Melting polar ice causing distortions in time – studyGlobal warming is throwing the Earth off balance and making the days longer, a California physicist has warned Read Full Article at

Global warming is throwing the Earth off balance and making the days longer, a California physicist has warned

The melting of the polar ice caps is shifting the Earth’s weight towards the Equator and slowing down our planet’s rotation, according to a report in the Nature scientific journal. The report warned that this slowdown could wreak havoc on global timekeeping.

Humanity depends on a network of 450 atomic clocks to keep Coordinated Universal Time (UTC). Network computing, global positioning, and financial markets all require this precise measurement of time to function. However, the Earth’s rotation doesn’t always sync up with this official standard: gravitational drag from the sun and moon, changes to the rotational speed of the planet’s core, and earthquakes can all speed up or slow down the passage of time.

The latest threat to UTC comes from melting ice caps in Greenland and Antarctica, geophysicist Duncan Agnew explained in Nature on Wednesday. Using satellite-based gravitational measurements, Agnew and his team at the University of California discovered that melting ice settles as water around the Earth’s midsection, with this change of mass slowing the planet’s rotational speed.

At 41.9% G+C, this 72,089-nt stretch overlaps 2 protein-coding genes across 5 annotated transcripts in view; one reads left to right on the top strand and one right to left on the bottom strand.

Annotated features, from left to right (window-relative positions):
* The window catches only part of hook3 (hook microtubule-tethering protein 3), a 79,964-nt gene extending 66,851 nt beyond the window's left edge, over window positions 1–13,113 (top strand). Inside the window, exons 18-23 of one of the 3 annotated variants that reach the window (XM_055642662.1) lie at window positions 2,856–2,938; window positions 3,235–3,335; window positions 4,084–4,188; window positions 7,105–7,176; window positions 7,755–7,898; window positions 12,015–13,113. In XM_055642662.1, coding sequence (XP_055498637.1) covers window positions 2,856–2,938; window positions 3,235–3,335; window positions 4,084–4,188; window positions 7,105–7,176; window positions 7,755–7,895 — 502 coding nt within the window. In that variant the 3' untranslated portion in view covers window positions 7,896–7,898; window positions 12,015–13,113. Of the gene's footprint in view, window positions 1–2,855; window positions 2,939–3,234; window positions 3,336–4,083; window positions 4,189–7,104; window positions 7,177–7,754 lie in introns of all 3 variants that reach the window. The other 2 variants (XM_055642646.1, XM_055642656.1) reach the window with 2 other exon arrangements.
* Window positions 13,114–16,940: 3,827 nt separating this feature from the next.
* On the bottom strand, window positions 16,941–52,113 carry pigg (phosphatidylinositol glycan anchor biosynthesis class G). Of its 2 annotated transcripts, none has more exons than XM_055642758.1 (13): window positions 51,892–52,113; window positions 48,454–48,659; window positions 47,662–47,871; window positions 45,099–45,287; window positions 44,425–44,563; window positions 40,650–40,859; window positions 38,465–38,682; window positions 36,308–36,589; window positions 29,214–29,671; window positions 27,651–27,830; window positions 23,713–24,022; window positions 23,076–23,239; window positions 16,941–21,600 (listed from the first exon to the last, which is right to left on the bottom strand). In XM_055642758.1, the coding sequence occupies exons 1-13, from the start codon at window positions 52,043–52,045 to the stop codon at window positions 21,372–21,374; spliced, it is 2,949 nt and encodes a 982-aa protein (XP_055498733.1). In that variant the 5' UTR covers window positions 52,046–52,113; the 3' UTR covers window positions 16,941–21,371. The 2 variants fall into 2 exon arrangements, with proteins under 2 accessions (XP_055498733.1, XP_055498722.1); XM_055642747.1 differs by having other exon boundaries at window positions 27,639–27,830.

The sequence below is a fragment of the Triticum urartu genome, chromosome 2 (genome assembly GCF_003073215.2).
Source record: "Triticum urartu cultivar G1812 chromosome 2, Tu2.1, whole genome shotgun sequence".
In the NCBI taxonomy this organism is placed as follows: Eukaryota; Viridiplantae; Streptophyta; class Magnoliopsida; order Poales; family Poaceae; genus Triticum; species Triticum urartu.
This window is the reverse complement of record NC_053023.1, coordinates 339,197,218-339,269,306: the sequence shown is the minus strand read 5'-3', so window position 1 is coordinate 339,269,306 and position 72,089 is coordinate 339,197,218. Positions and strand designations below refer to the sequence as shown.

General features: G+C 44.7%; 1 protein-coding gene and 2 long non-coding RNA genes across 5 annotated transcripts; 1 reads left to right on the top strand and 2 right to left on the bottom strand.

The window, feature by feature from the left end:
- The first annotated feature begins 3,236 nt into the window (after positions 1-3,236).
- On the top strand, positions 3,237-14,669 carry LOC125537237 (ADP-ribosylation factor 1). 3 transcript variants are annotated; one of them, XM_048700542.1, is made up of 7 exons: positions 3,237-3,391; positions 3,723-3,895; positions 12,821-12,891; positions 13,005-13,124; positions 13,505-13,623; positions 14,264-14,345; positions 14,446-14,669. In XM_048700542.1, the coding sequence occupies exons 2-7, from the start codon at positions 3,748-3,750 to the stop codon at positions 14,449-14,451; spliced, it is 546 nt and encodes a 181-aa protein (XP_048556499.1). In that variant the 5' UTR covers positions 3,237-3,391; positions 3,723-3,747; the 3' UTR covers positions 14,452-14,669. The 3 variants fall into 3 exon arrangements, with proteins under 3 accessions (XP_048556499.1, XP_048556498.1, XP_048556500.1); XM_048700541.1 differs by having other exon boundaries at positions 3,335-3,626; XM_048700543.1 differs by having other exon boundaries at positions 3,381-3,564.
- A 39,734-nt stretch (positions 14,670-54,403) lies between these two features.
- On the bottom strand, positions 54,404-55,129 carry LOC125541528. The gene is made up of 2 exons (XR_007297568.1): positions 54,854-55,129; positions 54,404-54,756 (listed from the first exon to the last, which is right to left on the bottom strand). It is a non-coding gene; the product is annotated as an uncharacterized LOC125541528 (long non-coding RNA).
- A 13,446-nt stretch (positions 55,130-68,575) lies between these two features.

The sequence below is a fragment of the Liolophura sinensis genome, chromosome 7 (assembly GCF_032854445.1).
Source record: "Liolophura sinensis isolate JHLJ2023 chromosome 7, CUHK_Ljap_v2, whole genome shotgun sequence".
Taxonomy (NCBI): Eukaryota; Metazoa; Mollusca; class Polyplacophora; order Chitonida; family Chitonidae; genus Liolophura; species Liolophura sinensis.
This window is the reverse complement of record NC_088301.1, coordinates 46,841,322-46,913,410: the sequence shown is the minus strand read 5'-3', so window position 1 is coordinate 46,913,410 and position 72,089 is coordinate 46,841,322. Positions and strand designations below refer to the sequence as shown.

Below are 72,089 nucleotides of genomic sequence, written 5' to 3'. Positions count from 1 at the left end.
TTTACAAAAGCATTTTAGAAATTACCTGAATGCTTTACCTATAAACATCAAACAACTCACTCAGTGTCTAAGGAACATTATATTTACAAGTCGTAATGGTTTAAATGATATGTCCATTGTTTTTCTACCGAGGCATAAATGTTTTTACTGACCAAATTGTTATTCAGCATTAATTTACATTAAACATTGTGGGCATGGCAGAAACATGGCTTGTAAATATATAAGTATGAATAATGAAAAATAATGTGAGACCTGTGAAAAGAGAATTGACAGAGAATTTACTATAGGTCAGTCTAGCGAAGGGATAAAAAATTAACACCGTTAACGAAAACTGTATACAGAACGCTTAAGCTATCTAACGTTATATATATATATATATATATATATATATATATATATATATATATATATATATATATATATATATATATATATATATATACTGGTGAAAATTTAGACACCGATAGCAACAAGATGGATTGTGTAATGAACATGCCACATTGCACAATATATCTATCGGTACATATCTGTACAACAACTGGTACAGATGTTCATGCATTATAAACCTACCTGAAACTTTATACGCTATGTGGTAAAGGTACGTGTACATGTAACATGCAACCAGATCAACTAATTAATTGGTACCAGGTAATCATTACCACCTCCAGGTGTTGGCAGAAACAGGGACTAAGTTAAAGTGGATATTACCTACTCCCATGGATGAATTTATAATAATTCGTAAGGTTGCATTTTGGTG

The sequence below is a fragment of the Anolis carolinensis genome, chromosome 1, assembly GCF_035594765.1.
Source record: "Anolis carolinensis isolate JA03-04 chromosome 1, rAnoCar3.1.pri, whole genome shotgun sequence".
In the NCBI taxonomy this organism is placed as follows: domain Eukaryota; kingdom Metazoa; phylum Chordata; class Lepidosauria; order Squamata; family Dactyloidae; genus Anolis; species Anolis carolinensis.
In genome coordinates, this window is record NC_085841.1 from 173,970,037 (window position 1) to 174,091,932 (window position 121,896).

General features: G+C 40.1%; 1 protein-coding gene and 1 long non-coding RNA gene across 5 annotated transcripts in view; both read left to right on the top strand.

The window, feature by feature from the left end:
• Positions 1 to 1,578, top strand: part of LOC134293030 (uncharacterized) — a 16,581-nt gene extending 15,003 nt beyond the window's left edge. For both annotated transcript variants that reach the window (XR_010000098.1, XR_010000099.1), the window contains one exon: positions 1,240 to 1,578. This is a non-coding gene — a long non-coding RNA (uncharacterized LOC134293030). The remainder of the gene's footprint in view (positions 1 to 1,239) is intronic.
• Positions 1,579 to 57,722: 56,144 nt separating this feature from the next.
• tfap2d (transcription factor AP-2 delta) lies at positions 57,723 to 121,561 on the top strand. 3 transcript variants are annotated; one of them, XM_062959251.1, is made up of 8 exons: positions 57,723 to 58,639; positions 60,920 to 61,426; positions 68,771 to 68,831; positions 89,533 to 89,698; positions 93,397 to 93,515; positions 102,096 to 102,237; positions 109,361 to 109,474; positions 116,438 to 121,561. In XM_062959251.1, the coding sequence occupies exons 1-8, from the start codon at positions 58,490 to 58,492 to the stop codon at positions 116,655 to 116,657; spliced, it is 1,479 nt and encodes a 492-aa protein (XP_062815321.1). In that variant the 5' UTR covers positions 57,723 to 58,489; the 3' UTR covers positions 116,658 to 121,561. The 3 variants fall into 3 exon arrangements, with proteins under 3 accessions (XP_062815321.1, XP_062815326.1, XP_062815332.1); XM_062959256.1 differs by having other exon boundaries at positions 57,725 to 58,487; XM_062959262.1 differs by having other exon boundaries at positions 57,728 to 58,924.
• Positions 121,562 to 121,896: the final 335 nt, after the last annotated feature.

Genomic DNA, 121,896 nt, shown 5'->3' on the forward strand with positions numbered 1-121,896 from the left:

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Since UTC was adopted in 1963, a global consortium of scientists have added 27 ‘leap seconds’ to account for the Earth’s slowing rotation. However, the Earth has spun faster in recent years, and the scientists have considered subtracting a second by 2026. According to Agnew’s research, the planet’s slowdown means that this decision will now be unnecessary until 2029.

“If polar ice melting had not recently accelerated, this problem would occur three years earlier,” Agnew wrote. “Global warming is already affecting global timekeeping.”

Regardless of when this second is subtracted, scientists are unsure how the move will affect computer and network systems. 

“Different web services currently handle leap seconds differently,” Agnew wrote. “Many systems now have software that can accept an additional second, but few if any allow for removing a second, so that a negative leap second is expected to create many difficulties.”

Aside from its impact on timekeeping, the melting of the ice caps is expected to cause a range of problems and opportunities around the world. According to worst-case estimates by the World Bank, a rise in sea levels by 10-100 centimeters by the year 2100 could submerge the entire Maldives archipelago. On the other hand, melting Arctic ice along Russia’s northern coastline could open up the Northern Sea Route to year-round marine traffic, cutting journey times from China to Europe by nearly half and placing Moscow in control of a lucrative shipping lane.


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